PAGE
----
If you're going through hell, keep going.
When I was younger, I would hear jokes of men going through Mid-life crisis’s, where they would try desperately to retain their youth. They would leave their wives and hook up with some twenty something, a girl that could easily be confused as their daughter. They would end up getting a motorcycle, a two-seater convertible, or a speed boat. But as I, and most of my friends, hit this age, I have realized how this trope has changed, and not for the better.
Maybe it’s the fact that this generation of Mid-Lifers dragged their youth and their hobbies into adulthood. Maybe it’s how society has change or the timing of the last economic crisis. Maybe it’s how life tends to creep up on you and makes you pay for all the bad decisions of youth. Or simply it’s how divorces are handled now days or how women are more independent. Whatever the reason, this generation’s Mid-Life Crisis is leaving a wake of men unsure how to handle the broken pieces of their lives.
For those still in early adulthood, don’t worry and don’t rush it, your personal disaster will come sooner or later. For the rest, you know what I am talking about. It’s that morning when you take a hard look into the mirror and can’t see any more the man you could have become. That moment is where you have to make a choice. You either let life beat you or you stand up stronger.
My old martial arts instructor would have us do push-ups with our knuckles, or run barefoot on hot asphalt, or do exercise to the point where you could barely walk afterwards. Yes, he modeled his school after Cobra Kai. His logic is that you grow stronger from hardships. He introduced me to the concept of Kintsukuroi, the Golden Repair.
Kintsugi (Japanese, meaning “golden joinery”) or Kintsukuroi (Japanese, meaning “golden repair”) is the art of fixing broken pottery with lacquer resin dusted or mixed with powdered gold, silver, or platinum. As a philosophy it speaks to breakage and repair becoming part of the history of an individual, rather something to disguise. They give the additional value of experience in life.
When you reach this moment in your life, you can choose to ignore it, and stay where you are, or you can choose to grow form it, and become a better man from that experience. To be able to do that, you have to realize the following:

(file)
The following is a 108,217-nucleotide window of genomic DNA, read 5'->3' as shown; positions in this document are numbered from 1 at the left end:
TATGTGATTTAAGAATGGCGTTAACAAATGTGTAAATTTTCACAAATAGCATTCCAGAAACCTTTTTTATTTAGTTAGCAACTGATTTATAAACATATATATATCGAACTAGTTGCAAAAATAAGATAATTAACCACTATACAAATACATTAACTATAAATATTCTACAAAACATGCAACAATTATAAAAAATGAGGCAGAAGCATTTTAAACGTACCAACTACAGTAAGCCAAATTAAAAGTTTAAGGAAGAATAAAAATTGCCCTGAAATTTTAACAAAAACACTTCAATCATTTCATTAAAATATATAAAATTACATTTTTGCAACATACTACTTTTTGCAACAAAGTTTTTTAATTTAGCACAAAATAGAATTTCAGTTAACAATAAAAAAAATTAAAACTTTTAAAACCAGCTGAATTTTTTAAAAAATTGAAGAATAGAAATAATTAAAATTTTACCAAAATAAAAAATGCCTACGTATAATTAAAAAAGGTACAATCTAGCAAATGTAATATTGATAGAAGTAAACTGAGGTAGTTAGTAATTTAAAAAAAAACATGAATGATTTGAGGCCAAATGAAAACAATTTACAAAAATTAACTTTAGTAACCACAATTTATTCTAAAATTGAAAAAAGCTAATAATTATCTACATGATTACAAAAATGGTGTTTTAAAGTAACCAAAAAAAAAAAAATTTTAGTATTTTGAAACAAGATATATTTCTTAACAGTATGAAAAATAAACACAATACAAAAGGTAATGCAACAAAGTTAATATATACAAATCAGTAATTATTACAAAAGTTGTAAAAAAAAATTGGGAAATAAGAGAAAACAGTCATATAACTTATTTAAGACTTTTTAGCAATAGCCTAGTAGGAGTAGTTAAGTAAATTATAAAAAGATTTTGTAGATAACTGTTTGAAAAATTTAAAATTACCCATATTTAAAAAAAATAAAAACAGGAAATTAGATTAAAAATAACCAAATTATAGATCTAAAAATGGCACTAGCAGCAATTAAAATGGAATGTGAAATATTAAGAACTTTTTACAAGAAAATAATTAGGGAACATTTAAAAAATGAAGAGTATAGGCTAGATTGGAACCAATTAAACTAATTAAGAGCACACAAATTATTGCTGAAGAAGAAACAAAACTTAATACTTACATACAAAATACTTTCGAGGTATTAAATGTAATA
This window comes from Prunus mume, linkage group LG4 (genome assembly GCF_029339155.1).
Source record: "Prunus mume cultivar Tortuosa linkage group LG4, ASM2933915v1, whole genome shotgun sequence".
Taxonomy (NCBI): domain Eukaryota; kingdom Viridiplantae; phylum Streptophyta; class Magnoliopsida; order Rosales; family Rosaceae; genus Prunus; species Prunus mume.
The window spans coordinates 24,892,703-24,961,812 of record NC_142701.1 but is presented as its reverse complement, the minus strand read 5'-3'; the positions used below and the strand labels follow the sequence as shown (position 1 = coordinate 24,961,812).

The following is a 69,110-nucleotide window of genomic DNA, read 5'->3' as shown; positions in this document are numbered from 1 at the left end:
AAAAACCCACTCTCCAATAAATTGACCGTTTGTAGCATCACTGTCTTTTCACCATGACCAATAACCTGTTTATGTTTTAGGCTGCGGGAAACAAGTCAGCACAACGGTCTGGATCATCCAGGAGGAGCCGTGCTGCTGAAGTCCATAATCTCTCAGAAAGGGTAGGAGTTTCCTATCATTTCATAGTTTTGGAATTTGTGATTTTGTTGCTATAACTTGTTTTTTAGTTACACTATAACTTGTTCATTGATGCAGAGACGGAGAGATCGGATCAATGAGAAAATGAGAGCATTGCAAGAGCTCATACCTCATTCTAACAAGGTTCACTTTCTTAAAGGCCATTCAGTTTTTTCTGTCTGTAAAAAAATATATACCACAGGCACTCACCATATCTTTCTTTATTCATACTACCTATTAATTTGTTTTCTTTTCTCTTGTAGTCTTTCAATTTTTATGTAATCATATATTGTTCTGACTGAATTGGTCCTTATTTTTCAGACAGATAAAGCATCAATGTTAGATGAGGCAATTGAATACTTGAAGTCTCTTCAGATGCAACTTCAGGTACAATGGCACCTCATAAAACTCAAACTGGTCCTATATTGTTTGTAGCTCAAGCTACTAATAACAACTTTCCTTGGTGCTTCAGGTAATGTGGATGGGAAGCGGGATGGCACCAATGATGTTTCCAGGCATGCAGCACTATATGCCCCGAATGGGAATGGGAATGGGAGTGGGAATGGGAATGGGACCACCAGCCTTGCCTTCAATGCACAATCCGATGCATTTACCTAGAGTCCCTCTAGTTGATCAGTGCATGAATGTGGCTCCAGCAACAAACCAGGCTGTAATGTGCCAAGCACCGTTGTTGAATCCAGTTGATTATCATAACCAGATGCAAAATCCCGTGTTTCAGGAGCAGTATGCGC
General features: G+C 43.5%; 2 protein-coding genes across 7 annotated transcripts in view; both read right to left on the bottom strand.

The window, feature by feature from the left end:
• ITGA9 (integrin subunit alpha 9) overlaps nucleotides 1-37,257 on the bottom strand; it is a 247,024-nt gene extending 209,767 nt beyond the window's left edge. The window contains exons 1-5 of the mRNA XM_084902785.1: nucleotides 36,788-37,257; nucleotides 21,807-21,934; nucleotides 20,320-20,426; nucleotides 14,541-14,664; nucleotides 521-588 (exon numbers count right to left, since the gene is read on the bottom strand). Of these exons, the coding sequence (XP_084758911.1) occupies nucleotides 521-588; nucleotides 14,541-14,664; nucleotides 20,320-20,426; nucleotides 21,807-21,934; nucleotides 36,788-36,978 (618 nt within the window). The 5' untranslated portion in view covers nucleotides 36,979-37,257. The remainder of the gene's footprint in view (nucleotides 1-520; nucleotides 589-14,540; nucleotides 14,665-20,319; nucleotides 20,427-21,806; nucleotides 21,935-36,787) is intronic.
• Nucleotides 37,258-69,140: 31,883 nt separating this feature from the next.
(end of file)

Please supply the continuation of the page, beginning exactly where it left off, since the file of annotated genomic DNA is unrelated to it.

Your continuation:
1. Take a hard look at yourself. You got yourself to where you are. It wasn’t your spouse, your kids, your parents, your friends, your boss, or even karma. It was your decisions that got you so broken, so stop blaming others.
2. Look for help. Again, it was you alone that got you there. So thinking that you alone can get you out is ridiculous. Find guidance, be it in the form of a mentor, a friend, or maybe professional help. That means placing your trust on someone else.
3. Find a reason to become better. The most important thing in this process is to find a reason worth fighting for, something bigger than yourself. Maybe it’s your family, maybe it’s a cause, or maybe it’s simply to prove everyone wrong.
4. Accept your imperfections while improving yourself. There are many things about you that can’t change. Don’t let these things eat your soul. Now, there are plenty of things you can change, you can work on to become a better man.
This last concept is called Wabi-sabi. It’s the concept of accepting that you are "imperfect, impermanent, and incomplete". This will provide you with an understanding of asymmetry, asperity (roughness or irregularity), simplicity, economy, austerity, modesty, intimacy and appreciation of the ingenuous integrity of natural objects and processes.
You must stop living for the goal and start living for the journey. You appreciate every step you take and every minute you live. Everything now becomes either a success or a lesson. Everyone will become a mentor. And you will understand how every action you take is now under your control.
You just became master of your own destiny.